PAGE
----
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Cell. 2019 Jun 13;177(7):1814-1826.e15. doi: 10.1016/j.cell.2019.04.029. Epub 2019 Jun 6.

Neuronal Small RNAs Control Behavior Transgenerationally.

Author information

1
Department of Neurobiology, Wise Faculty of Life Sciences and Sagol School of Neuroscience, Tel Aviv University, Tel Aviv 6997801, Israel.
2
Department of Biology, McGill University, Montreal, QC H3A 1B1, Canada.
3
Department of Neurobiology, Wise Faculty of Life Sciences and Sagol School of Neuroscience, Tel Aviv University, Tel Aviv 6997801, Israel. Electronic address: odedrechavi@gmail.com.

Abstract

It is unknown whether the activity of the nervous system can be inherited. In Caenorhabditis elegans nematodes, parental responses can transmit heritable small RNAs that regulate gene expression transgenerationally. In this study, we show that a neuronal process can impact the next generations. Neurons-specific synthesis of RDE-4-dependent small RNAs regulates germline amplified endogenous small interfering RNAs (siRNAs) and germline gene expression for multiple generations. Further, the production of small RNAs in neurons controls the chemotaxis behavior of the progeny for at least three generations via the germline Argonaute HRDE-1. Among the targets of these small RNAs, we identified the conserved gene saeg-2, which is transgenerationally downregulated in the germline. Silencing of saeg-2 following neuronal small RNA biogenesis is required for chemotaxis under stress. Thus, we propose a small-RNA-based mechanism for communication of neuronal processes transgenerationally.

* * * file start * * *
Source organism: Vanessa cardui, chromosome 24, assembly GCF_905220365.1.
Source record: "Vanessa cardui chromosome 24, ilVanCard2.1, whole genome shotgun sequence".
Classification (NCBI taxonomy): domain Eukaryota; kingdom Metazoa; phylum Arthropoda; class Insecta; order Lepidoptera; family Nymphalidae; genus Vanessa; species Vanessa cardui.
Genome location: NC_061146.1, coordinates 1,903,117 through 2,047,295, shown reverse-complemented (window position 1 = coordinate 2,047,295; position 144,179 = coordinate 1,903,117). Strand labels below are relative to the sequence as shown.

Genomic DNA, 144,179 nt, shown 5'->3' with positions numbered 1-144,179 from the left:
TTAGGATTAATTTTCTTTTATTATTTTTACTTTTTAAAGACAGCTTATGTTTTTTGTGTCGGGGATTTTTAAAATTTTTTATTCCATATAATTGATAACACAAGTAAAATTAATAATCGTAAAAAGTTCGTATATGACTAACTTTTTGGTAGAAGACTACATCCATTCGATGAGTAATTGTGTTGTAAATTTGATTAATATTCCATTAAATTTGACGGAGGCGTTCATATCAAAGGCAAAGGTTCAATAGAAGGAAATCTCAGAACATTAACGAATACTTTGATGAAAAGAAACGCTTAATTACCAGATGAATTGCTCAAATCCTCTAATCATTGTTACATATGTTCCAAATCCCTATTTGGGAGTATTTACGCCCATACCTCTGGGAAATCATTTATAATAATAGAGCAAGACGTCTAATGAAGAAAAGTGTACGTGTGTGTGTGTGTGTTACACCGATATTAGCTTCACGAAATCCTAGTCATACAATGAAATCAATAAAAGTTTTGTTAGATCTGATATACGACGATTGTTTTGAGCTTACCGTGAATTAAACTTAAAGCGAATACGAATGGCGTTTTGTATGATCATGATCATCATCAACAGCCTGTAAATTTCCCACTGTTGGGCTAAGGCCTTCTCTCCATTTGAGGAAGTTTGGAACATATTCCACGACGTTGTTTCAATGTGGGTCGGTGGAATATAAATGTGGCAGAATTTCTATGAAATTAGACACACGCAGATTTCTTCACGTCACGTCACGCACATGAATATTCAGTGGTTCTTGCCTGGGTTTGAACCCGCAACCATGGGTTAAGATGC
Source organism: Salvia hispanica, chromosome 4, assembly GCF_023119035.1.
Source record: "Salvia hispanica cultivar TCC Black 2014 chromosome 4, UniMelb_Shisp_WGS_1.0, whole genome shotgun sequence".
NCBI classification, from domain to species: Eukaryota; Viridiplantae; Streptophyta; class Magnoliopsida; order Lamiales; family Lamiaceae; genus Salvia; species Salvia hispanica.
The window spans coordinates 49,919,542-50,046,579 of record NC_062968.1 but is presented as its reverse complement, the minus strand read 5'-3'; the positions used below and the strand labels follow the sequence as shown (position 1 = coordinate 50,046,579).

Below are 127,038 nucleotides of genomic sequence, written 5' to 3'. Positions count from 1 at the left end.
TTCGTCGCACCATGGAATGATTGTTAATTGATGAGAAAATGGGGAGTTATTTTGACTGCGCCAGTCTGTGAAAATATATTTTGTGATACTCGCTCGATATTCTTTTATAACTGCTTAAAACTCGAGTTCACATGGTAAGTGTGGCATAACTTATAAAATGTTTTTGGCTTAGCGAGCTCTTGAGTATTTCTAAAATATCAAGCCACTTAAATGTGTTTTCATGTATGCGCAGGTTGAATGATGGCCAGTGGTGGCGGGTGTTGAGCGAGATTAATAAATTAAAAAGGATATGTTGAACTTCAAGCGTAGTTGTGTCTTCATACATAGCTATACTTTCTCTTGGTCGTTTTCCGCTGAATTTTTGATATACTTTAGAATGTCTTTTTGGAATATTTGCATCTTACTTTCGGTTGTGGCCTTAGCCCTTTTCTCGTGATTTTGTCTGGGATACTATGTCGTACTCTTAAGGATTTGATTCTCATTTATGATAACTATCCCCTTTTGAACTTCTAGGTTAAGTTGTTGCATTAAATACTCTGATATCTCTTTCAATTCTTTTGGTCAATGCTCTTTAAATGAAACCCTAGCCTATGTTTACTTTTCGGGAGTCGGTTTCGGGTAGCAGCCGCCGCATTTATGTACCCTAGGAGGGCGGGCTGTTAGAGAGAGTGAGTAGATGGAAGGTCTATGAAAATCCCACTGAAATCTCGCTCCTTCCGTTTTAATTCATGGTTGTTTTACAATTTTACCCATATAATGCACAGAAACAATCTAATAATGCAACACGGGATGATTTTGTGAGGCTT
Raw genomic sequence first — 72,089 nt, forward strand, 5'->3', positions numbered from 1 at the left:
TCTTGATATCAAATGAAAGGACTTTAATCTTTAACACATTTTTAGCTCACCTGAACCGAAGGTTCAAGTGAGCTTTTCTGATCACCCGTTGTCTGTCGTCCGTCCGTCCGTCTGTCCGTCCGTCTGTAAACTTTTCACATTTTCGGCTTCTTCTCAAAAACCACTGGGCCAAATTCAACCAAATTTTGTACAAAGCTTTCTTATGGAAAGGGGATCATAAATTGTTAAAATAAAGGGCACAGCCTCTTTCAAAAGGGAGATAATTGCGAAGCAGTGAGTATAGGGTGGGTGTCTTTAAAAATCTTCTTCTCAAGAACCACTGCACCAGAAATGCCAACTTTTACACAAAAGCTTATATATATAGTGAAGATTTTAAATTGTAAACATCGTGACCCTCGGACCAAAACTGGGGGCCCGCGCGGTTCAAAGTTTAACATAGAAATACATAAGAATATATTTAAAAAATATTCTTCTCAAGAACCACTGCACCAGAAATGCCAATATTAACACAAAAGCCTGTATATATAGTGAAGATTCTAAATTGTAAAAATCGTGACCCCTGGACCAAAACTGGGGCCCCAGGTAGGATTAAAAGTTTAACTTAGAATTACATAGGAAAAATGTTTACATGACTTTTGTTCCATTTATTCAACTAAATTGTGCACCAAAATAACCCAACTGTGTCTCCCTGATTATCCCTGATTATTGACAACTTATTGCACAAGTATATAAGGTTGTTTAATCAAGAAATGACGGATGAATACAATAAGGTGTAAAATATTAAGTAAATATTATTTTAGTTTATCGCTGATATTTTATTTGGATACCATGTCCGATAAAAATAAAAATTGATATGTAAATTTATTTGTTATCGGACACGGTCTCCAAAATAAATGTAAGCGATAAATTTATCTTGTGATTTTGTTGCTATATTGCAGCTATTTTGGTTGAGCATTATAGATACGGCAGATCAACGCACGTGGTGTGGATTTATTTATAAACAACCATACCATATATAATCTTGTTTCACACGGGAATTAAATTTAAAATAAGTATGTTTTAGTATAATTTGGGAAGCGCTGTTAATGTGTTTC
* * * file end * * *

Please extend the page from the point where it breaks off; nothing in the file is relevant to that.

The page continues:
KEYWORDS:

C. elegans; epigenetic inheritance; neuronal small RNAs; non-Mendelian inheritance; small RNA inheritance; transgenerational inheritance

PMID:
31178120
DOI:
10.1016/j.cell.2019.04.029
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